2013 Shows

Mary says she’s worried her 17-year-old daughter, Missy, is seriously addicted to the Internet and fears she won’t turn into a responsible adult. Mary says she’s tried to distract her daughter by buying her a pony and even a donkey, but nothing captures her interest like her virtual world. But when Dr. Phil meets Mary, Missy and Mary’s fiancé, Jude, he discovers a much more serious concern: Missy admits she’s met more than 100 men online, has gotten into cars with many of them at the first meeting and has even invited several of them over to her house while her parents weren’t home. Missy says she doesn’t worry about her dangerous Internet behavior because if nothing bad has happened to her yet, then it probably won’t. What does she say she gets from the online relationships that she doesn’t get from her family? When Mary and Jude hear the details about Missy’s online interactions, will they begin to grasp the gravity of the situation? Dr. Phil gives this family a serious wake-up call. If your child has access to the Internet, this is a must-watch show! And, don’t miss part two tomorrow.

Find out what happened on the show.
Replied By: songwriterlive on Sep 3, 2015, 10:53AM
Mary is a narcissistic mother, and Missy her scapegoat child. This mother went on Dr Phil for two reasons:
1. to get attention (narcissistic supply) and
2. to exonerate herself from any blame should the child get hurt.
The book Dark Souls explains:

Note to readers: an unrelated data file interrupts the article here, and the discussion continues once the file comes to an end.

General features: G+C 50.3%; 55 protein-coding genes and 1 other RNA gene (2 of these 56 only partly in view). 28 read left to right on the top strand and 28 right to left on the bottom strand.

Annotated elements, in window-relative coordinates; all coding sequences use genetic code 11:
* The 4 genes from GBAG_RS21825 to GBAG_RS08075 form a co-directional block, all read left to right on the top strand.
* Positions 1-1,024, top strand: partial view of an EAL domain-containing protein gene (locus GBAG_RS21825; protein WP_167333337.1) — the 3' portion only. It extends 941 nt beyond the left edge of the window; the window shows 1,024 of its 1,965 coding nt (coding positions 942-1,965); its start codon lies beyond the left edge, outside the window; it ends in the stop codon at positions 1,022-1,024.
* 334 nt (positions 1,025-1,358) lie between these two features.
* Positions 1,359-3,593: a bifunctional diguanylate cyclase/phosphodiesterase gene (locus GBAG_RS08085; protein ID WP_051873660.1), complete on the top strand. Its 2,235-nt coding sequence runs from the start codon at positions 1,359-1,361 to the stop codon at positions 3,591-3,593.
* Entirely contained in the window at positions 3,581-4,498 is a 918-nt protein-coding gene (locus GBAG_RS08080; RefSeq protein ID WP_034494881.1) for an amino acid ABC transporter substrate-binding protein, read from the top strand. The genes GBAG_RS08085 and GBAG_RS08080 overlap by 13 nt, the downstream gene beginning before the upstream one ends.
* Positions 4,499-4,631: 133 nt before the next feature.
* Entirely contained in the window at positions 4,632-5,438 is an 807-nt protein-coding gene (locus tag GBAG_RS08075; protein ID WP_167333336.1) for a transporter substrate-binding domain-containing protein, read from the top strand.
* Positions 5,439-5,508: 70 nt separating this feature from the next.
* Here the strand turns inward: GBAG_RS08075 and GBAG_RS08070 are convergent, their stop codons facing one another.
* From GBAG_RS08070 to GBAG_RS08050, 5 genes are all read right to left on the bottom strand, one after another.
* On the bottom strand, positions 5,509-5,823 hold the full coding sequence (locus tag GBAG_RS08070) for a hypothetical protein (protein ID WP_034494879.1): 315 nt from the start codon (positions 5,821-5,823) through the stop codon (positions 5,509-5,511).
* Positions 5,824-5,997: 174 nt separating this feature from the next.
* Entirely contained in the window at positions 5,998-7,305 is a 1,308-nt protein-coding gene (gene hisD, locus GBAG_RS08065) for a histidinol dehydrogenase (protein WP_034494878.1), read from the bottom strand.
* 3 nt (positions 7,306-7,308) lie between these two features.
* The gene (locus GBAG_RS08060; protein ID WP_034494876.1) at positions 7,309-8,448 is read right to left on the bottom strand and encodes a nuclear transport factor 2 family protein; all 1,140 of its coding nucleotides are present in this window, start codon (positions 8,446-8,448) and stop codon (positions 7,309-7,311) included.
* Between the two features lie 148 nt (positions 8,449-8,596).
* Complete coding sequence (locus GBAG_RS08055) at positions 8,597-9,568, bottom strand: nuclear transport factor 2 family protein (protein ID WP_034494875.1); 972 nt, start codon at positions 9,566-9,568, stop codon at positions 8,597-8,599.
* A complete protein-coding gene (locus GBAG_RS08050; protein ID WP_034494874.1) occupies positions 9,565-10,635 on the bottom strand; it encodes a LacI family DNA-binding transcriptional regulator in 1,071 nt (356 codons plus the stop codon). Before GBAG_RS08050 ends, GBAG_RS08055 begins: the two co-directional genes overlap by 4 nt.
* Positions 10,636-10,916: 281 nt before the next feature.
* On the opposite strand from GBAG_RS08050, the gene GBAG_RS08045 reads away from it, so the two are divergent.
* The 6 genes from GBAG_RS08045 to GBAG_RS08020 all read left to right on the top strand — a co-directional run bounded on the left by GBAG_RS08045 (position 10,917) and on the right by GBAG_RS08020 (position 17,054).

"Because the narcissist cannot accept her faults, she spends her days trying to convince herself that everything she does is perfect. When her personality disorder causes distress within her family, and her children’s issues begin to reflect this, the narcissistic mother is forced to make a choice. She must either acknowledge that she is making mistakes that are affecting her children negatively, or she must try to convince herself and others that the problems are coming not from her, but another source. And the latter is the option the narcissist always and unfailingly selects. In her mind, by blaming another, she absolves herself of any wrongdoing, and she can continue to believe - and strive to convince others - that she is in fact, perfect. But she must first have someone to blame. Enter the scapegoat."
Here is a mother who tells her child on public television that she loves and cares about her, but clearly does no such thing at home. For reasons why Missy has so many emotional problems, and more on this subject, see the website, Daughters of Narcissistic Mothers. I hope to God someone sees this post and helps this child!